Three Different Books Warring In My Brain
Three different – very different stories. Three ways to go.
I’m never just writing one book. I’ll be grooving away, pounding out the words and suddenly, a whisp of an idea floats in that has nothing whatsoever to do with what I’m currently writing. Or maybe I’ll be daydreaming on my commute home, or listening to an old, familiar song, and something slides in, swirling around, trying to solidify. Sometimes I’m just watch my own teenage daughter navigate her world, and something she says or tells me about digs in, planting roots, insisting I visit and discuss.
The problem with that is, you end up with what I call “Irons in the Fire Syndrome,” which I had for years. There was a time when I had 6-10 partially finished books laying around at any given time. It wasn’t until I learned to focus and have the discipline to finish that I started making stories into books.
And now that book 2 of the Traveler series is in the editor’s hands, I look to the next thing on the horizon. This particular horizon can be viewed from a port that has three ships anchored in the water, waiting for me to throw the wind into their sails.
Book one is based upon the Tuatha Dé Danann, the supernatural race of beings in ancient Ireland, who dwell in an “otherworld” full of magic and mystery. One girl from our world follows her Irish heritage and makes her way there, determined to restore a kingdom, and runs right into a lad with lethal blue eyes, a killer accent, and a carefully guarded secret that will aide her on her quest. This one will have it all: magic, castles, villains and surprise sovereigns. I’m tentatively titling this one Legacy.
Book two I’ve done a little more work on, even shown you some of the lines in my #1lineWednesday posts. This one is set in the not-too-distant future, on an earth that is recovery from a large pandemic. A girl named Journey is one of the onlies, children left orphaned by the pandemic and raised in special centers. A year before she finishes secondary school, she travels to the closest evaluation center for skills testing and interviews, so that she can hopefully get one of the better work assignments upon leaving school. At the center, she learns the awful truth: As an only, she is expendable. She’ll be given a memory-retrieving serum, and she’ll be allowed to record (with the aid of her interviewer) any ten memories from her life that she would like to have recorded, to be sent to a special archive so that her contribution to society is preserved. At the end of her ten memories, she’ll be humanely terminated. Will the memories be the key to helping her get out of this? And will her interviewer decide he has more of a stake in her survival than just pushing buttons? I’m calling this one Journey’s End.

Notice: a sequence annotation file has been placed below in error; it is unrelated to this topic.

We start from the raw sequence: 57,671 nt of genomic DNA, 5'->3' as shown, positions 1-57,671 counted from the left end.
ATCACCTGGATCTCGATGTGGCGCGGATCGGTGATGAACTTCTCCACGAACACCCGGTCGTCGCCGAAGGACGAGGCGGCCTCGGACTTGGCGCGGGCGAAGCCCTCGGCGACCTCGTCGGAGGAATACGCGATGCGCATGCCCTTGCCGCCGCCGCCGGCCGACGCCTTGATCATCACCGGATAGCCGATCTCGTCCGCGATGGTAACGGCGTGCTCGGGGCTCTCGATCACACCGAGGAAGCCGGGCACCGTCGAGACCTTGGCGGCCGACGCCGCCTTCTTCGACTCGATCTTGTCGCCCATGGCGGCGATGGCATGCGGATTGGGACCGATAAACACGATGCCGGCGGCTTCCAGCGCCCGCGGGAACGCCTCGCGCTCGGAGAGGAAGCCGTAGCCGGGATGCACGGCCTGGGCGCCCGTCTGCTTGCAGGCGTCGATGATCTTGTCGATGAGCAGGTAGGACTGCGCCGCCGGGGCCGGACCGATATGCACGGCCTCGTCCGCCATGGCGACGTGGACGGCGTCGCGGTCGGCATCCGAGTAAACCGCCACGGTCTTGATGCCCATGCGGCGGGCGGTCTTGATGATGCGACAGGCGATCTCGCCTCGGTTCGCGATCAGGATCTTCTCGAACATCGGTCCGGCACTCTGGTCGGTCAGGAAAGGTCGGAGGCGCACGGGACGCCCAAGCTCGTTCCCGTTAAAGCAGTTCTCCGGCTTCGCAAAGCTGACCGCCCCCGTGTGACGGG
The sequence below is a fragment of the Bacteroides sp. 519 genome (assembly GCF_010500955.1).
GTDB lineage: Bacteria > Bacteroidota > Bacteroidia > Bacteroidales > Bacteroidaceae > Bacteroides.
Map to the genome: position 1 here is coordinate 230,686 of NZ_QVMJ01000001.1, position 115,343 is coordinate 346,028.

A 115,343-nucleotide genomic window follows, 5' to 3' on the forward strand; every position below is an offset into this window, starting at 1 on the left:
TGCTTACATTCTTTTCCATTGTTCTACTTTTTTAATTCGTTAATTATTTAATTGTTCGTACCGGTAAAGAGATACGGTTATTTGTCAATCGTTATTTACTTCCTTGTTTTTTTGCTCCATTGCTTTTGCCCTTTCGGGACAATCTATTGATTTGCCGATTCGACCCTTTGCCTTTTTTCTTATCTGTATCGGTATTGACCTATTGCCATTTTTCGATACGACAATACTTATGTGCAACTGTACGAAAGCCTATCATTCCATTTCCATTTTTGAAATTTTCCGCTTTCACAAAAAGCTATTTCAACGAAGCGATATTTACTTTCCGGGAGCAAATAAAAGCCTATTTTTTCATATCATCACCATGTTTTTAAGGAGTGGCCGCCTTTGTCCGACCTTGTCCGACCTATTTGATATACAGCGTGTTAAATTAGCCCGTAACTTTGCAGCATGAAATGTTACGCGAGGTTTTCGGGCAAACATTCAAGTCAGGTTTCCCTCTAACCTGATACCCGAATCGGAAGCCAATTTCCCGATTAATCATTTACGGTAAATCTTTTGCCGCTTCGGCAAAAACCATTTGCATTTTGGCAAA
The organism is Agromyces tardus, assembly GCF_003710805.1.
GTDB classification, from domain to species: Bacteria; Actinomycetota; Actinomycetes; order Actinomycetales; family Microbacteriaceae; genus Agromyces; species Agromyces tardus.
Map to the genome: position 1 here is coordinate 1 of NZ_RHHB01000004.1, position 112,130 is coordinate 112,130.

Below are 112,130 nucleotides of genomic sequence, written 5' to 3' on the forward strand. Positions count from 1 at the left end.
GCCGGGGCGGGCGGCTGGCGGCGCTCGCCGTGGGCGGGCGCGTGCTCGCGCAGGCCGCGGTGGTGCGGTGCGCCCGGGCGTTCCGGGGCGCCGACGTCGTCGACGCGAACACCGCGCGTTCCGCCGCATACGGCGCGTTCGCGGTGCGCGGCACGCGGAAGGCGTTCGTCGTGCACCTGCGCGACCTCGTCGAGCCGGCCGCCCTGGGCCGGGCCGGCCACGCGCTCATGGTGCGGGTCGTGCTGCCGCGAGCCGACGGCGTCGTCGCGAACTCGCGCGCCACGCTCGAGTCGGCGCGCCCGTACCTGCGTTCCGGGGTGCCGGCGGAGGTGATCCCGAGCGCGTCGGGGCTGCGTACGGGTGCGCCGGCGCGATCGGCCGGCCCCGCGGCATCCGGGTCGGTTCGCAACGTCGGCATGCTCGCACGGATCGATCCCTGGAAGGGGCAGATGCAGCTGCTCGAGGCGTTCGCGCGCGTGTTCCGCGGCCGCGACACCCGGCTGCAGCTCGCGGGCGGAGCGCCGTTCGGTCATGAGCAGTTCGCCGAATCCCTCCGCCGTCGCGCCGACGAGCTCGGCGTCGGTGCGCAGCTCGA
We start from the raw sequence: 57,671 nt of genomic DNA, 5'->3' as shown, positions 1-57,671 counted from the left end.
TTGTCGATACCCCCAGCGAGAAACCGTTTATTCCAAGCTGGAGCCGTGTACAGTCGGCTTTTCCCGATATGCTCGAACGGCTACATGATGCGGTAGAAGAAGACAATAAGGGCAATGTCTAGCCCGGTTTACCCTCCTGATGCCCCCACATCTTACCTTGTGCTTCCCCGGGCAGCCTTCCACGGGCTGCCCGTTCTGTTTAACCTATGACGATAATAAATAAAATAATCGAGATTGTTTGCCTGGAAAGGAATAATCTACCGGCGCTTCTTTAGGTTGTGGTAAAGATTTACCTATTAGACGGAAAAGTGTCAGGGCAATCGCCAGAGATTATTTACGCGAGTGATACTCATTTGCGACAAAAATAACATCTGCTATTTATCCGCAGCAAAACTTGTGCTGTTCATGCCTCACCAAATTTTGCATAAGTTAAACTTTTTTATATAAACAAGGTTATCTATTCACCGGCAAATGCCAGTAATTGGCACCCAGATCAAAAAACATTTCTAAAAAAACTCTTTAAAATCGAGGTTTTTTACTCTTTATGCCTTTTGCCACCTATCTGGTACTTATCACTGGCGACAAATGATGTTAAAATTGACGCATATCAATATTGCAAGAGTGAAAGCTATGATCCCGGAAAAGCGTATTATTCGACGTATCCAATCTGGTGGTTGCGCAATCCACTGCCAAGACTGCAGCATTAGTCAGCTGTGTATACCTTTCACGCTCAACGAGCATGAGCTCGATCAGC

Book three is a contemporary tale, about a girl named Blue. She’s having a rough time adjusting after a terrible accident takes her brother from her. Just as things begin to smooth out, fate throws her a firm fist to the stomach, forcing her to relive the hell she thought she’d already passed through. She heads to her old neighborhood playground to find her favorite hiding place, wanting to curl up into it and fade away. Instead, she meets Ethan, a new guy in school with zero worries and a personality that simply refuses to have a down day. Can he pull her out from under the dark clouds? Or will the secret he’s not telling her drag her further down? This one’s title is Blue.
So, readers….tell me? What sounds intriguing to you? And why?